A report by the Department of Labor highlights recent changes in the workers' compensation policies of more than 30 states that have made it more difficult for injured workers to file a claim and easier for insurance companies to deny claims. This means that too many employees did not receive medications, surgeries or prosthetics that were vital to their healing process or had to pay for those procedures out-of-pocket. Some injured workers even lost their homes as a result of mountains of medical bills while they were left unable to work because of injury.
This leaves many wondering, how did this happen? According to a recent NPR article, the answer is actually quite simple. Because there is no federal standard in workers' compensation laws, states have been able to create loopholes and pass legislation that have limited benefits for workers and have made it more difficult to get their claims approved.
This report has been well-received by employees as well as all those who fight for workers' rights. But the idea of federal intervention is not welcome to many, particularly employers and insurance companies. They argue that there has never been federal oversight in the workers' compensation system since it was first implemented 100 years ago, and that there is no need to for federal involvement now.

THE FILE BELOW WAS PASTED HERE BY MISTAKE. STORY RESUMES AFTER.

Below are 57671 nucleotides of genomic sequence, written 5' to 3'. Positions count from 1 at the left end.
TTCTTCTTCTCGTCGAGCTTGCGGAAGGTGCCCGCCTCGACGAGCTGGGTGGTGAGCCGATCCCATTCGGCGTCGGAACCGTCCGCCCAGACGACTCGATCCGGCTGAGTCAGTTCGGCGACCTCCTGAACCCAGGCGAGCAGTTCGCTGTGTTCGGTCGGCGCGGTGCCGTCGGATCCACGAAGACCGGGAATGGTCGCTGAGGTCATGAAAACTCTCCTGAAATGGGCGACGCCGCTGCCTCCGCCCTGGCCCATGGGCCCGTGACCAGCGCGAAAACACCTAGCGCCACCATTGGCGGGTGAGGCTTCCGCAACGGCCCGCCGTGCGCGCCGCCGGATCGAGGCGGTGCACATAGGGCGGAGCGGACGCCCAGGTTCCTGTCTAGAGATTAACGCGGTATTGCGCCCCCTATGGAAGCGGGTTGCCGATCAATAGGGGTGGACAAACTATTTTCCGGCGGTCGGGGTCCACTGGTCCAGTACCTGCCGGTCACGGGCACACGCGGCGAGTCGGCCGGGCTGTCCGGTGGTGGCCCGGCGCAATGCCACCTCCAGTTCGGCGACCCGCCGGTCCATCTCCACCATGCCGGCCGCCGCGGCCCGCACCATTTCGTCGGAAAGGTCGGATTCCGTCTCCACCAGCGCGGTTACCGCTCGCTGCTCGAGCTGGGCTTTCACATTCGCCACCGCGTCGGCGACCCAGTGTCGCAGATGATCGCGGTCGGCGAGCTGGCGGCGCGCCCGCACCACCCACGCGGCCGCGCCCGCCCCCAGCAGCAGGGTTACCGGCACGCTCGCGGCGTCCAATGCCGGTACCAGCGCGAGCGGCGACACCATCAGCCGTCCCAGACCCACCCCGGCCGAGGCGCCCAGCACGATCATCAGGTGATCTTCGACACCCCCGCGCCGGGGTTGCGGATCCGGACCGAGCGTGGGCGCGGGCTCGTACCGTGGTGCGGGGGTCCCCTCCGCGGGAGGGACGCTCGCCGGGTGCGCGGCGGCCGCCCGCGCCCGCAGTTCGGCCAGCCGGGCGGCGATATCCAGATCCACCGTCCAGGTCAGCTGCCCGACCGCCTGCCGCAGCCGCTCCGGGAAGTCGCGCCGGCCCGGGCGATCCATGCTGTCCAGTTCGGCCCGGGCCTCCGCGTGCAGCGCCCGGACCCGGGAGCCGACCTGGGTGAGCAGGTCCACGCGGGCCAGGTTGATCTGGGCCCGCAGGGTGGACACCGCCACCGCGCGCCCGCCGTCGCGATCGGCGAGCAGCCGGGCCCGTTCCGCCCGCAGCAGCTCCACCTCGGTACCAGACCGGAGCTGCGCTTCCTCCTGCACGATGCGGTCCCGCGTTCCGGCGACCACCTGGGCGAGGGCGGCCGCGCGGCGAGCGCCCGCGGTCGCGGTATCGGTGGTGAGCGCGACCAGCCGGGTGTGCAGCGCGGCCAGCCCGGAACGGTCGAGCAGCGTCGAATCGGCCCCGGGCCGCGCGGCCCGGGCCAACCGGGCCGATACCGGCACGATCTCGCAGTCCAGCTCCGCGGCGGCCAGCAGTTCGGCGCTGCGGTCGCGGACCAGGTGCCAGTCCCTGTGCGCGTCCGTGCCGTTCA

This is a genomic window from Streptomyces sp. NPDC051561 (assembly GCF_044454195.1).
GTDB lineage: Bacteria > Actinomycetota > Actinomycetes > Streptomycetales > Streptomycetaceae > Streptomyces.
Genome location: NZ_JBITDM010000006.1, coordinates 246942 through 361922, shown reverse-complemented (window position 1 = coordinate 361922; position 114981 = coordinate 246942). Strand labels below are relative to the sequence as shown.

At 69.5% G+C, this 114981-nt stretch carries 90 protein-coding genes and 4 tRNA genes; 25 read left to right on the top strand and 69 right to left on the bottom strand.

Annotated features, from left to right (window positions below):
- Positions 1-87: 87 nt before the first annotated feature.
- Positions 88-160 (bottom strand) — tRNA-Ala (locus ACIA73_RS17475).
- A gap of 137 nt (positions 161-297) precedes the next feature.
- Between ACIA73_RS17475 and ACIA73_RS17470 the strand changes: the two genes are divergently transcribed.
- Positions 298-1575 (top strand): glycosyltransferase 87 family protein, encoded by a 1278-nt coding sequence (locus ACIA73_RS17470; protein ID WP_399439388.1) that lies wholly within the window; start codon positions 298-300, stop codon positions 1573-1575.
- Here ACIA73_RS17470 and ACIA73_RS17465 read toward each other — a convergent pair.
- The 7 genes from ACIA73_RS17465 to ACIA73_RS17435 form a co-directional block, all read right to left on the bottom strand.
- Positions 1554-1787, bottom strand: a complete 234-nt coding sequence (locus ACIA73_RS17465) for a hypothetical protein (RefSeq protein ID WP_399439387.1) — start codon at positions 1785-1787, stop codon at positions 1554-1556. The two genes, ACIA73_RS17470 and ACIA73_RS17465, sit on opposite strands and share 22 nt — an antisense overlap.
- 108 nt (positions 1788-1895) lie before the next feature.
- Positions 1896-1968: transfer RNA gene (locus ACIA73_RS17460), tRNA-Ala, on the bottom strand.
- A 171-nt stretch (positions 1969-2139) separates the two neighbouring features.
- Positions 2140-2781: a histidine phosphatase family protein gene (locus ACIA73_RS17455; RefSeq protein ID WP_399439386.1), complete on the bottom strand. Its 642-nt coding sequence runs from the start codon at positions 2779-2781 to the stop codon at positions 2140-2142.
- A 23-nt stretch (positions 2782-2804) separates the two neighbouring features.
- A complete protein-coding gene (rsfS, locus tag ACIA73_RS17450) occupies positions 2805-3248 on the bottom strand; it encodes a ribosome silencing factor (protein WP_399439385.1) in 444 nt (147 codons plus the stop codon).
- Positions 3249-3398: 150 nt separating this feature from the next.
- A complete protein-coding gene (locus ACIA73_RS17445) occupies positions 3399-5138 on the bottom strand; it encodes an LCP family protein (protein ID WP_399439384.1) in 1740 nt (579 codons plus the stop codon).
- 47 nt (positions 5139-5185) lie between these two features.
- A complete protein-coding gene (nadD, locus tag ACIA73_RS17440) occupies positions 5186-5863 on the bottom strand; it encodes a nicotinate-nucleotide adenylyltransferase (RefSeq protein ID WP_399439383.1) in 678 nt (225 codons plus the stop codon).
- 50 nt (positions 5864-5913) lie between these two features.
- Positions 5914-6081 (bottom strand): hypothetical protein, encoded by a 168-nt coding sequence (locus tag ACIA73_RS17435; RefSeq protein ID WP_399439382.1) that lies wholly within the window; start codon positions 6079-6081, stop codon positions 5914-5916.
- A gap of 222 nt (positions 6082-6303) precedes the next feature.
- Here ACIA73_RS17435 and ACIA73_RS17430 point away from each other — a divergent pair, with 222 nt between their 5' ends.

"However, changes and improvements to the workers' comp system should be debated at the state level, where whatever policy balance results, can be more readily fine-tuned as circumstances require," said Bruce Wood, vice president of the American Insurance Association (AIA).
In response to the report, the U.S. Labor Department called for the exploration of standards that would trigger federal oversight when not met.
The report itself stops short of recommending direct administrative or legislative action on the federal level. But Sen. Sherrod Brown, D-Ohio, said he was drafting legislation to "address many of the troubling findings."
The right to fair compensation
Employees in every state have a right to fair compensation after they are injured on the job. Laws that make it more difficult to file a claim and even harder for injured workers to get the compensation they need, are detrimental to all who rely on those benefits.
Depending on the severity of the injury, an employee might be out of work for weeks or months. During that time, they should be focused only on their recovery. But without proper workers' compensation benefits, they could be facing insurmountable debt and even foreclosure of their home or other property. Implementing federal oversight for workers' compensation programs could prevent more people in this country from facing poverty after a workplace injury and ensure that they get what they need to heal completely.